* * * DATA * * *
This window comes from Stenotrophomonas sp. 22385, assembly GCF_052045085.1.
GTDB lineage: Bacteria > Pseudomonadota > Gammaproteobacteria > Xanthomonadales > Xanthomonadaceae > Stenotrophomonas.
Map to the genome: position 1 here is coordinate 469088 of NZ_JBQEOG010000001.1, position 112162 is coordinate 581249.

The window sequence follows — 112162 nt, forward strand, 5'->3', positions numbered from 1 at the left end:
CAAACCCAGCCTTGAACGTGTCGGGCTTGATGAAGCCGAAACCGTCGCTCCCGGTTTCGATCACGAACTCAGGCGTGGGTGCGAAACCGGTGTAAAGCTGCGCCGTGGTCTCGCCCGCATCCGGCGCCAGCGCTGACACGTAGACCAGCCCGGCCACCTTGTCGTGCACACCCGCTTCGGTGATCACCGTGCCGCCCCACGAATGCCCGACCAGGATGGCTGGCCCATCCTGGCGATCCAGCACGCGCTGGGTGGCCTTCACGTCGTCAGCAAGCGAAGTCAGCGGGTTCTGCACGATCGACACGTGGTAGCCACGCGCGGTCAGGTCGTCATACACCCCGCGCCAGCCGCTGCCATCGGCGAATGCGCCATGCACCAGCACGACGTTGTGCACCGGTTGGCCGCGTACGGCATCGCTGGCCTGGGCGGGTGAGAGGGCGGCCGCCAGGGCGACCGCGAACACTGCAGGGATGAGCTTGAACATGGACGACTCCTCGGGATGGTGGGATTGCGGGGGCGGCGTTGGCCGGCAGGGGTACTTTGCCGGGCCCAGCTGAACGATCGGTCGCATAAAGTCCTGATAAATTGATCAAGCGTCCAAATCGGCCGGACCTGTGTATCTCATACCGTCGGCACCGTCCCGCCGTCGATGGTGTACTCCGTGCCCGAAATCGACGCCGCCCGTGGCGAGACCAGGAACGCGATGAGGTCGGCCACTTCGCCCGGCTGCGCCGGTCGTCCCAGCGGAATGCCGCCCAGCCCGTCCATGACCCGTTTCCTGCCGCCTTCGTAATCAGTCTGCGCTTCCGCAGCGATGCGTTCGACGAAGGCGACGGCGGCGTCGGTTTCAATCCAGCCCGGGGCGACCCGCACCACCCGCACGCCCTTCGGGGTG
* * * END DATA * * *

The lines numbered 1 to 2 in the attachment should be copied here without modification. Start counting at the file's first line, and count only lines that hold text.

This window comes from Stenotrophomonas sp. 22385, assembly GCF_052045085.1.
GTDB lineage: Bacteria > Pseudomonadota > Gammaproteobacteria > Xanthomonadales > Xanthomonadaceae > Stenotrophomonas.